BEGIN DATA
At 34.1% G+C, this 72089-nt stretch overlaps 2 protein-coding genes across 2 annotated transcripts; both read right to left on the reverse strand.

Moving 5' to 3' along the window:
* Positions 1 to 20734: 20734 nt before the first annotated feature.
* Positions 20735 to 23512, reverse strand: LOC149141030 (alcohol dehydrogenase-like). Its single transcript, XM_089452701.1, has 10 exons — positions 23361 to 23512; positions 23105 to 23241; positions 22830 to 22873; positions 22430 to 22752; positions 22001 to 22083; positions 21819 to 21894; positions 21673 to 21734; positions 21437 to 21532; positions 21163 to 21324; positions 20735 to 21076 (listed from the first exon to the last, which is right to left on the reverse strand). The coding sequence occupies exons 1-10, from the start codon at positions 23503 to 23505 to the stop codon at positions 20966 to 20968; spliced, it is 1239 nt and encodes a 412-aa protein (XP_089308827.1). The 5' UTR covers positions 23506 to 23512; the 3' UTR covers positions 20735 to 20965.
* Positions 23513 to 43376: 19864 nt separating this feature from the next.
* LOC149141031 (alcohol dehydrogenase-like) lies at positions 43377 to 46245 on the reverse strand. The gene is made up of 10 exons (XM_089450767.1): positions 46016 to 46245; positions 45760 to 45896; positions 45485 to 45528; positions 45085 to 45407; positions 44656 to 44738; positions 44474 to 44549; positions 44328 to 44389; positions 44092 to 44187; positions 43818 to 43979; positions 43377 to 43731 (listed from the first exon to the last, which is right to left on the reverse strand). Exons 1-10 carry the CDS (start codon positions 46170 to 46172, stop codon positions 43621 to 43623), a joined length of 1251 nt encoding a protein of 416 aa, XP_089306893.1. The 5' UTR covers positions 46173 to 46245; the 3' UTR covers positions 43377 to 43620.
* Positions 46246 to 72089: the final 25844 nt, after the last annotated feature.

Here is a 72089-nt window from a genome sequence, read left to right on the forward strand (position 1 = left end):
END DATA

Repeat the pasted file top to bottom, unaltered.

At 34.1% G+C, this 72089-nt stretch overlaps 2 protein-coding genes across 2 annotated transcripts; both read right to left on the reverse strand.

Moving 5' to 3' along the window:
* Positions 1 to 20734: 20734 nt before the first annotated feature.
* Positions 20735 to 23512, reverse strand: LOC149141030 (alcohol dehydrogenase-like). Its single transcript, XM_089452701.1, has 10 exons — positions 23361 to 23512; positions 23105 to 23241; positions 22830 to 22873; positions 22430 to 22752; positions 22001 to 22083; positions 21819 to 21894; positions 21673 to 21734; positions 21437 to 21532; positions 21163 to 21324; positions 20735 to 21076 (listed from the first exon to the last, which is right to left on the reverse strand). The coding sequence occupies exons 1-10, from the start codon at positions 23503 to 23505 to the stop codon at positions 20966 to 20968; spliced, it is 1239 nt and encodes a 412-aa protein (XP_089308827.1). The 5' UTR covers positions 23506 to 23512; the 3' UTR covers positions 20735 to 20965.
* Positions 23513 to 43376: 19864 nt separating this feature from the next.
* LOC149141031 (alcohol dehydrogenase-like) lies at positions 43377 to 46245 on the reverse strand. The gene is made up of 10 exons (XM_089450767.1): positions 46016 to 46245; positions 45760 to 45896; positions 45485 to 45528; positions 45085 to 45407; positions 44656 to 44738; positions 44474 to 44549; positions 44328 to 44389; positions 44092 to 44187; positions 43818 to 43979; positions 43377 to 43731 (listed from the first exon to the last, which is right to left on the reverse strand). Exons 1-10 carry the CDS (start codon positions 46170 to 46172, stop codon positions 43621 to 43623), a joined length of 1251 nt encoding a protein of 416 aa, XP_089306893.1. The 5' UTR covers positions 46173 to 46245; the 3' UTR covers positions 43377 to 43620.
* Positions 46246 to 72089: the final 25844 nt, after the last annotated feature.

Here is a 72089-nt window from a genome sequence, read left to right on the forward strand (position 1 = left end):